The medical examiner who performed the autopsy on George Floyd after last May’s deadly arrest explained how he concluded the death was a homicide at the hands of police in testimony on Friday at former Minneapolis policeman Derek Chauvin’s murder trial.
As jurors studied graphic autopsy photographs, Dr. Andrew Baker, Hennepin County’s chief medical examiner, said he stood by the cause of death he determined last year as protests in Floyd’s name against police brutality spread around the world.
Baker is one of the most important witnesses as prosecutors from the Minnesota attorney general’s office wrap up their case against Chauvin, a white man captured on video kneeling on the neck of Floyd, a 46-year-old handcuffed Black man, for nine minutes.
Chauvin’s main defense to the murder and manslaughter charges has been to cast doubt on Baker’s finding, with his lawyers suggesting Floyd may instead have been killed by a simultaneous drug overdose.
Baker ruled last year that Floyd’s death was a homicide caused by “cardiopulmonary arrest complicating law enforcement subdual, restraint and neck compression.” In short, he found that Floyd’s heart stopped beating and his lungs stopped working because Chauvin, 45, and other officers compressed him against the road in a way that starved his body of oxygen.
Other medical experts called by prosecutors have spent the past two days pointing to the unusually large amount of video of the death, from multiple angles, saying it shores up Baker’s finding, and contradicts the defense theory of an overdose.
Baker said he noted in his report that Floyd suffered from heart disease, and fentanyl and methamphetamine were found in his blood because those factors may have played a role in the death. Even so, he emphasized, they “were not direct causes.”
“Mr. Floyd’s use of fentanyl did not cause the subdual or the neck restraint, his heart disease did not cause the subdual or the neck restraint,” Baker told the jury, using medical jargon to refer to the way police pressed Floyd face down against the street.
Envelopes containing the autopsy pictures were handed to everyone in the room, including reporters and spectators.
For the first time since the trial began in March, a person took the single seat reserved for Chauvin’s friends and family. She paused before opening the envelope and looking at the photographs, and declined to speak to reporters who approached her during a recess.
One of Floyd’s relatives has occupied the seat saved for his family almost every day since the testimony began on March 26, and on Friday it was Rodney Floyd, who held up the photos of his brother’s body before his face to study them.
Under cross examination by Chauvin’s lead lawyer, Eric Nelson, Baker discussed in general how the type of heart disease found in Floyd or his use of fentanyl, an opioid painkiller, can sometimes be deadly.
But he said neither directly caused Floyd’s death, which he said he still believed was the holds and compression by the police officers arresting Floyd on suspicion of his using a fake $20 bill to buy cigarettes.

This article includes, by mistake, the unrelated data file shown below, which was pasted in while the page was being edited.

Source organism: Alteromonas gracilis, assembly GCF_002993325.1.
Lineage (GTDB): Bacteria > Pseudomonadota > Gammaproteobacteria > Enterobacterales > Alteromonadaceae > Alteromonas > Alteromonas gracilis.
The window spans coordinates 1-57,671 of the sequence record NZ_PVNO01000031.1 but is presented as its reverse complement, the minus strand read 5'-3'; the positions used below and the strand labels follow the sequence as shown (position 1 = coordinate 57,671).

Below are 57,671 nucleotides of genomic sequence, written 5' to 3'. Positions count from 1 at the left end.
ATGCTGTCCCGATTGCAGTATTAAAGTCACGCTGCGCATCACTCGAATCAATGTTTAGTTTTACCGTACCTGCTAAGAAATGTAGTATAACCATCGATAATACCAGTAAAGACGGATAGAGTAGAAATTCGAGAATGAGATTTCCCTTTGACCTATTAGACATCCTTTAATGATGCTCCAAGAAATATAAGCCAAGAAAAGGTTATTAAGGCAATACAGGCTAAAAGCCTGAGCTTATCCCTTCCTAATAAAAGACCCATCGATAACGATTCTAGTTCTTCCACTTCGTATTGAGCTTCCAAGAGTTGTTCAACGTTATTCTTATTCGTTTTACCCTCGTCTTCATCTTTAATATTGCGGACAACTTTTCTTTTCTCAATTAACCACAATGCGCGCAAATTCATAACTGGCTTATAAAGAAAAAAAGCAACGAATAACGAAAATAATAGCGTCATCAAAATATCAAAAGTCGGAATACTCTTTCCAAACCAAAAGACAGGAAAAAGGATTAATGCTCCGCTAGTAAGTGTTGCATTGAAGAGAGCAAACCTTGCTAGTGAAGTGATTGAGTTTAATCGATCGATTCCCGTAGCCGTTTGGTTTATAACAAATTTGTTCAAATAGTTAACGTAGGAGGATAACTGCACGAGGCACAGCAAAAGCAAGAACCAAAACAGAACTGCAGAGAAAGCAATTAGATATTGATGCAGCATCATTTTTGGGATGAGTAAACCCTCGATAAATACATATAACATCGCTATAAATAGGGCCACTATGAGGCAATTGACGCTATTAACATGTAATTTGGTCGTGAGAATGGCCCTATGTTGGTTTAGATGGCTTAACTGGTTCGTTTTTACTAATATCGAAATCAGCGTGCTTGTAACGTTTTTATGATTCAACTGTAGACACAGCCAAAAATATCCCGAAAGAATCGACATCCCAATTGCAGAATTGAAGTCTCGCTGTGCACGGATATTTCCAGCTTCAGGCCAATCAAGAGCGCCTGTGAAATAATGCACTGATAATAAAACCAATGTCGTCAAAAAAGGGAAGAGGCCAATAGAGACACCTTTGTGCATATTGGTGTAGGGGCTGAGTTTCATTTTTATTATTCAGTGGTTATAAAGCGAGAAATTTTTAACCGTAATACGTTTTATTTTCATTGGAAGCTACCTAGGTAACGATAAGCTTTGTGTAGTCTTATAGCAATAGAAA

“My opinion remains unchanged: it’s what I put on the death certificate last June,” he said. “That was my top line then. It would stay my top line now.”
‘LAYING BY THE POOL IN FLORIDA’
Dr. Lindsey Thomas, an assistant medical examiner in the Hennepin County medical examiner’s office until she took semi-retirement in 2017, said the sheer volume of videos of Floyd’s arrest helped support Baker’s findings, and had a value beyond what can be learned from a physical autopsy.
“There’s never been a case I was involved in that had videos over such a long time frame and from so many different perspectives,” Thomas testified, saying the videos made it clear physical signs associated with opioid overdose were not present in Floyd’s death.
She said the videos did not show signs of a fentanyl overdose “where someone becomes very sleepy and then just sort of gradually, calmly, peacefully stops breathing.” Nor did they show a sudden death, as from a heart attack.
“There’s no evidence to suggest he would have died that night except for the interactions with law enforcement,” she said.
Nelson, Chauvin’s lawyer, got Thomas to agree that being prone was not in itself sufficient to kill someone, noting that massage therapists often have clients lie face down.
“I could be laying by the pool in Florida on my stomach in the prone position – not inherently dangerous?” Nelson asked.
“Right,” Thomas replied.
Nelson also asked her about hypothetical scenarios, with Floyd being found dead in different circumstances in which police were not involved.
Questioned later by Blackwell, the prosecutor, Thomas told the jury that hypothetical scenarios were not helpful to a pathologist trying to determine a cause of death.
“George Floyd was not laying by the pool on his stomach in Florida, was he?” Blackwell asked her.
(Reporting by Jonathan Allen; Editing by Will Dunham and Daniel Wallis)